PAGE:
San Diego, October 13th. Ceva, a global leader in vector vaccines technology, hosted over 280 participants from 41 countries at its first Vector Vaccine Symposium. In line with the company’s aim to bring together experts representing all aspects of the health profession, participants were drawn from a diverse background including poultry production, poultry health, regulatory authorities, leading research institutes and universities. The symposium created a unique opportunity to share information and experiences between valued customers, key note speakers and Ceva’s scientists about the use of vector vaccines in poultry today.
Vector vaccine technology was recognized by leading experts as a significant step forward with huge potential advantages to the management of poultry health and global health. One of the scientific speakers, Dr. Robert Webster,( PhD, FRS from Rose Marie Thomas Chair Division of Virology, Department of Infectious Diseases, St. Jude Children's Research Hospital) underlined the threat which avian diseases can pose to the human population, influenza being the most obvious, and reiterated in his address, that controlling diseases in (animals) poultry was vital to ensuring human health.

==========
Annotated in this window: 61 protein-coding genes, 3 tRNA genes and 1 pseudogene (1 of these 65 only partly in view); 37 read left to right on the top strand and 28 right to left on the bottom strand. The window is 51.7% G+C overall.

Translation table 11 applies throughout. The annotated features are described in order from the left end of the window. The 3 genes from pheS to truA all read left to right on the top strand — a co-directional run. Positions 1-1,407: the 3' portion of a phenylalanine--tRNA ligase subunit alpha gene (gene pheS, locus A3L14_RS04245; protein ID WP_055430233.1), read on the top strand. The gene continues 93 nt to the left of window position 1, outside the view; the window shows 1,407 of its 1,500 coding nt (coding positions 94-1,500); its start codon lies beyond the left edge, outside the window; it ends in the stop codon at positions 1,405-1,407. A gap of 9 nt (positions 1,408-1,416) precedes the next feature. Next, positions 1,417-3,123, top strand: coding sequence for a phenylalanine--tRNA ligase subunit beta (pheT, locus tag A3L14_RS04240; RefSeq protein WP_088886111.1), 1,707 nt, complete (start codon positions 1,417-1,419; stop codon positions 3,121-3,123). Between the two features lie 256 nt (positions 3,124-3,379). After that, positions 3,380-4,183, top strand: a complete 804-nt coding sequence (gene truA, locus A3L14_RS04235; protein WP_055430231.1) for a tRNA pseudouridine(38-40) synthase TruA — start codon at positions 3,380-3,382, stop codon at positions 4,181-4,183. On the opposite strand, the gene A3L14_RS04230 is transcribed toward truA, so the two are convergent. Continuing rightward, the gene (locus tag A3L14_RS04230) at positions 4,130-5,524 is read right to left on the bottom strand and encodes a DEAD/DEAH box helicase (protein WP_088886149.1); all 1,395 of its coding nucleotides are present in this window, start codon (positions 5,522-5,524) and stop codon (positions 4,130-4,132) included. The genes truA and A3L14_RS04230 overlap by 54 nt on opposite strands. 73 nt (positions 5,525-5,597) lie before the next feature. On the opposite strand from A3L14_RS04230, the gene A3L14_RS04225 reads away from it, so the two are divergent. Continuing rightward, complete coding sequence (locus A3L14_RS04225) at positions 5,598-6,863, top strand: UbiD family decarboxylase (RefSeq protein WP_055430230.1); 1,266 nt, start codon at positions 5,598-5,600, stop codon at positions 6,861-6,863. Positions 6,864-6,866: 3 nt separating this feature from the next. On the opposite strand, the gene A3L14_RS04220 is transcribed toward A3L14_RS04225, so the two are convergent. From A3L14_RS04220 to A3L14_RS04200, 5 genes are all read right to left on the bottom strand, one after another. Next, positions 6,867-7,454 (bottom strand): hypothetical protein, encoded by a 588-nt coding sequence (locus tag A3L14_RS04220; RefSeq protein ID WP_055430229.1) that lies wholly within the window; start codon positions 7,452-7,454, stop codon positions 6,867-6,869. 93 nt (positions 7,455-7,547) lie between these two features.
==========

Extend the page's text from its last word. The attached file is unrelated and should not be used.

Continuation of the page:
“The link between animal and human welfare is more marked today than ever before, this highlights why we want to reduce the risk of transmission of zoonotic diseases, as vaccine manufacturers we have a significant responsibility and we will continue to invest massively in this area” - said Dr. Arnaud Bourgeois, Vice President of the Ceva Group and Director of Global Biology.
Poultry will become the world’s most important source of animal protein in the next few years and the need to balance increased production with assured food safety was a central theme running throughout the symposium. The seminar set out to understand how this new generation of vaccines may be put to best advantage.
Given the recent egg crisis in the US, Ceva added a special session looking at salmonella control in poultry. Expert speakers included Andrew Rhorer from the USDA's NPIP program, Rick van Oort, Ceva’s salmonella specialist, and Eliot Hoff of the Communications agency APCO, which specializes in crisis management. "Salmonella control is one of the most serious food safety issues facing the poultry industry today," said Gary Baxter Director of marketing and business development for Ceva, "and there are many solutions for salmonella control, including vaccination, that are available to the industry today."
The results of last week’s symposium challenge the poultry community to translate the findings from new technologies into practical operation, achieving new standards of disease control.
More information about the Symposium is available at: www.vector-vaccines.com
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